The Library of Congress National Book Festival is among the most anticipated annual literary gatherings bringing together readers and authors. In partnership with this year’s festival, Washington Post Live will feature conversations with actor Michael J. Fox and U.S. Poet Laureate Joy Harjo about their recent memoirs.

In “No Time Like the Future,” Fox reflects on his journey with Parkinson’s disease and the power of optimism. In “Poet Warrior,” Harjo discusses her Native American roots and path to becoming the voice of a nation. Join opinions writer Jonathan Capehart for the back-to-back conversations. The Washington Post is a charter sponsor of the National Book Festival.


The actor recounted a dark period after falling and breaking his arm post-surgery, saying he struggled to regain a positive outlook on life. “I started to think, what is this ‘make lemonade out of lemons’? I’m out of the lemonade business, I can’t put a shine on this, I can’t make this happy, I can’t make this good… It was a real lesson to me in that moment and I really wallowed in. Took me months to get over it… You can do damage to yourself saying the wrong thing to yourself at the wrong time.” (Washington Post Live)
The actor began to work again by channeling his experience with Parkinson’s to influence the characters he played. “I decided not to work anymore because the doctor said I had ten years left to work, and I figured 10 years had passed and I wasn’t functioning the way I used to, I couldn’t do work the way I used to… I just thought all my tools were gone. And then I got an offer to do my friend Bill Lawrence’s show “Scrubs”… And I did it, and I realized everyone has Parkinson’s, it’s just finding that person’s Parkinson’s, whatever that is.” (Washington Post Live)
The Poet Laureate of the United States said despite grappling with the racist history of Black and Asian peoples, the U.S. still does not recognize enough the harms perpetrated against Native Americans. “Usually our numbers are much higher than any other group when it comes to these racial injustices. And yet… we are either called as it happened not too long ago, ‘ something else’ or ‘other.’ Which is strange in a country in which not that long ago we were 100 percent of the population.” (Washington Post Live)
Harjo on harmful stereotypes and popular cultural depictions of Native people. “All of us struggle so hard to shift that narrative of stereotypes… I always say my grandmother Naomi Harjo played saxophone in Indian Territory, put that in your book of images of Natives. When I was coming up as a young artist, I thought if I do anything else in my life with my art, whatever that art is, I want people to see us as human beings.” (Washington Post Live)
Harjo has felt the weight of being a public representative of the Native community since she was “a young person making art.” “I have been aware of that responsibility since I was a child, since I was a young person making art… I see myself as someone holding the door open… not a doorkeeper… just somebody saying, ‘Okay, I might be the first, but I’m not the last.’” (Washington Post Live)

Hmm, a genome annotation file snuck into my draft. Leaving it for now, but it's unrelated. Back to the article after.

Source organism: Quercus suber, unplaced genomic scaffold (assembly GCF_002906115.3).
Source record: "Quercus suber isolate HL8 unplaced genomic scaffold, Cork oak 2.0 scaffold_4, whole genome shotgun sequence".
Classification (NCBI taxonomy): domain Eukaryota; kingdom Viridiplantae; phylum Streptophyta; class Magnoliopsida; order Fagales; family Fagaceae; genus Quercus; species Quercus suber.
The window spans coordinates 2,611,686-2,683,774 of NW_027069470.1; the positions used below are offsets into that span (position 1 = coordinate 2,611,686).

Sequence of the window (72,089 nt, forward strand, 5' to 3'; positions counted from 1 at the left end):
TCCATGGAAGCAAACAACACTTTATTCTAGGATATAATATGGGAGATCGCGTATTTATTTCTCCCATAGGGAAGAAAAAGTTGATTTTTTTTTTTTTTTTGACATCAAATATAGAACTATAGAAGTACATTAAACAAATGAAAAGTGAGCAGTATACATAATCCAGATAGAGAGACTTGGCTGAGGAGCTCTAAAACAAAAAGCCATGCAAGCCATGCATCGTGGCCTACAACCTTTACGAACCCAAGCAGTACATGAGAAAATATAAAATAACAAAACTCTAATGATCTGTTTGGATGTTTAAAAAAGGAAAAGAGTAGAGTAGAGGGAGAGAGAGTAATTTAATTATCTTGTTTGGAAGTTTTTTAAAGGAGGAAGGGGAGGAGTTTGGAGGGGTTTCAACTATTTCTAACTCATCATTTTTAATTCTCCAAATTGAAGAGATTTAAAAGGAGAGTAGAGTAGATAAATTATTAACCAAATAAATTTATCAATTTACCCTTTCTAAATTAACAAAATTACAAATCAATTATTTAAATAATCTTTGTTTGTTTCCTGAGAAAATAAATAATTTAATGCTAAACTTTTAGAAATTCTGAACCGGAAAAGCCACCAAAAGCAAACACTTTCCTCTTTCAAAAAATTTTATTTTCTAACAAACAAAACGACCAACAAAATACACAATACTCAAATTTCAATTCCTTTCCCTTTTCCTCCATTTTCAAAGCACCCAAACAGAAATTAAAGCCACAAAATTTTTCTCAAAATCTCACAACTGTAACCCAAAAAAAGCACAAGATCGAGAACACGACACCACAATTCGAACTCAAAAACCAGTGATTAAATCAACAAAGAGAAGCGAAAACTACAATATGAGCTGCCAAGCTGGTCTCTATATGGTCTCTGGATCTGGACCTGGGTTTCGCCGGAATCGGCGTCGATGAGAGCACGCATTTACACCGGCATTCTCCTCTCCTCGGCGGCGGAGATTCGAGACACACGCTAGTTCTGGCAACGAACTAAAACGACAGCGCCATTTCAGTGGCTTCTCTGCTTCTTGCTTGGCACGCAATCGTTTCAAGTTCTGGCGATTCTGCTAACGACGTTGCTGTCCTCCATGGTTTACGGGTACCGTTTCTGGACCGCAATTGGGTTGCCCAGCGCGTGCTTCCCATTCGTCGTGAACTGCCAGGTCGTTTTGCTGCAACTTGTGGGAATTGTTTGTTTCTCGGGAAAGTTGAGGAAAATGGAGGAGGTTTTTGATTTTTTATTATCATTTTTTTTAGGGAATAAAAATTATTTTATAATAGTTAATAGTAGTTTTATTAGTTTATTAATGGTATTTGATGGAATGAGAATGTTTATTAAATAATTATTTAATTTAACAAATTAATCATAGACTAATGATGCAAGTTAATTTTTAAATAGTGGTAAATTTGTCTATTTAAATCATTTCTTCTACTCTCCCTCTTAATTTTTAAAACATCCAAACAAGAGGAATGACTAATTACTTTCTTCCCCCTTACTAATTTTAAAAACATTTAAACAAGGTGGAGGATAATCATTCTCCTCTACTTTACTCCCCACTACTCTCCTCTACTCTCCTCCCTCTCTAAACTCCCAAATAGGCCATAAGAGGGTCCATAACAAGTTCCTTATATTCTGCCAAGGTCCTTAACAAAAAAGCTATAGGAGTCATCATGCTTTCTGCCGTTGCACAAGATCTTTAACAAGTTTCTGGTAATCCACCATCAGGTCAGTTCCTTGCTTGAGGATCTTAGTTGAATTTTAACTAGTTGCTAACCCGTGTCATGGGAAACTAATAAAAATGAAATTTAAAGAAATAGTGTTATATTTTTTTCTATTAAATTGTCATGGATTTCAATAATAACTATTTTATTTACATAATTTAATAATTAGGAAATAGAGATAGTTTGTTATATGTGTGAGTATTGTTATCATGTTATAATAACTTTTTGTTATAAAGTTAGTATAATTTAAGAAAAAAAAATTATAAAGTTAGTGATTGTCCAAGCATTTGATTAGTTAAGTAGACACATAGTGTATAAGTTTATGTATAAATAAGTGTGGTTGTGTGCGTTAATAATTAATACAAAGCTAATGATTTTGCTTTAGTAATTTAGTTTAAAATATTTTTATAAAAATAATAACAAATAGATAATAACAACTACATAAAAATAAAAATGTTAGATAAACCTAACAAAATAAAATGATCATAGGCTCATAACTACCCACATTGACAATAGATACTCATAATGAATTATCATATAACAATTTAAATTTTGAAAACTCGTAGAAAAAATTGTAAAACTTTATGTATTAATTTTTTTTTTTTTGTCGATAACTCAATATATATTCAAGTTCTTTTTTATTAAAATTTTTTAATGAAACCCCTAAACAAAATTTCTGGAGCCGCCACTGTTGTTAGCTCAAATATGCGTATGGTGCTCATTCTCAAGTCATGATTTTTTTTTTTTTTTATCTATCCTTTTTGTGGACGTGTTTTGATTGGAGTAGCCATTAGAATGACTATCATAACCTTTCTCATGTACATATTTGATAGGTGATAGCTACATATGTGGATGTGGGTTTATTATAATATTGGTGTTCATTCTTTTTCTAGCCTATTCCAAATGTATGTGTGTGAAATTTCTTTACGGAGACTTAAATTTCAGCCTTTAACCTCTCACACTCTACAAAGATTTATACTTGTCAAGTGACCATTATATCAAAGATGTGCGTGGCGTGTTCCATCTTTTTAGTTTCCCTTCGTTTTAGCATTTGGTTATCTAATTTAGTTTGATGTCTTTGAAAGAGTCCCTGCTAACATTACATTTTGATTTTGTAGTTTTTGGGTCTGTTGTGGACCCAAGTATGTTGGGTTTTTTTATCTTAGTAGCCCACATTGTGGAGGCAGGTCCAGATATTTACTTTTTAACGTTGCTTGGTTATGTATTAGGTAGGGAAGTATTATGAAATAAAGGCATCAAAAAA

Michael J. Fox

Provided by representatives for Michael J. Fox.

Michael J. Fox gained fame playing Alex P. Keaton on the sitcom Family Ties. His blockbuster movies include Back to the Future, The Secret of My Success, Doc Hollywood, Casualties of War and The American President. He returned to television in his award-winning lead role on Spin City, followed by guest appearances in series like Rescue Me, Curb Your Enthusiasm, and The Good Wife. His many awards include five Emmys, four Golden Globes, one Grammy, two Screen Actors Guild awards, the People’s Choice award, and GQ Man of the Year. In 2000, he launched the Michael J. Fox Foundation for Parkinson’s Research, which is now the leading Parkinson’s organization in the world. He is the author of three previous New York Times bestselling books: Lucky Man, Always Looking Up, and A Funny Thing Happened on the Way to the Future. Michael lives with his family in New York City. For more information about the Michael J. Fox Foundation, please visit

Joy Harjo

Provided by representatives for Joy Harjo.

Joy Harjo, the 23rd Poet Laureate of the United States, is an internationally renowned performer and writer of the Muscogee (Creek) Nation. The author of nine books of poetry, including the highly acclaimed An American Sunrise, several plays and children’s books, and two memoirs, Crazy Brave and Poet Warrior, her many honors include the Ruth Lily Prize for Lifetime Achievement from the Poetry Foundation, the Academy of American Poets Wallace Stevens Award, two NEA fellowships, and a Guggenheim Fellowship. As a musician and performer, Harjo has produced seven award-winning music albums including her newest, I Pray for My Enemies. She is a chancellor of the Academy of American Poets, Board of Directors Chair of the Native Arts & Cultures Foundation, and holds a Tulsa Artist Fellowship. She lives in Tulsa, Oklahoma.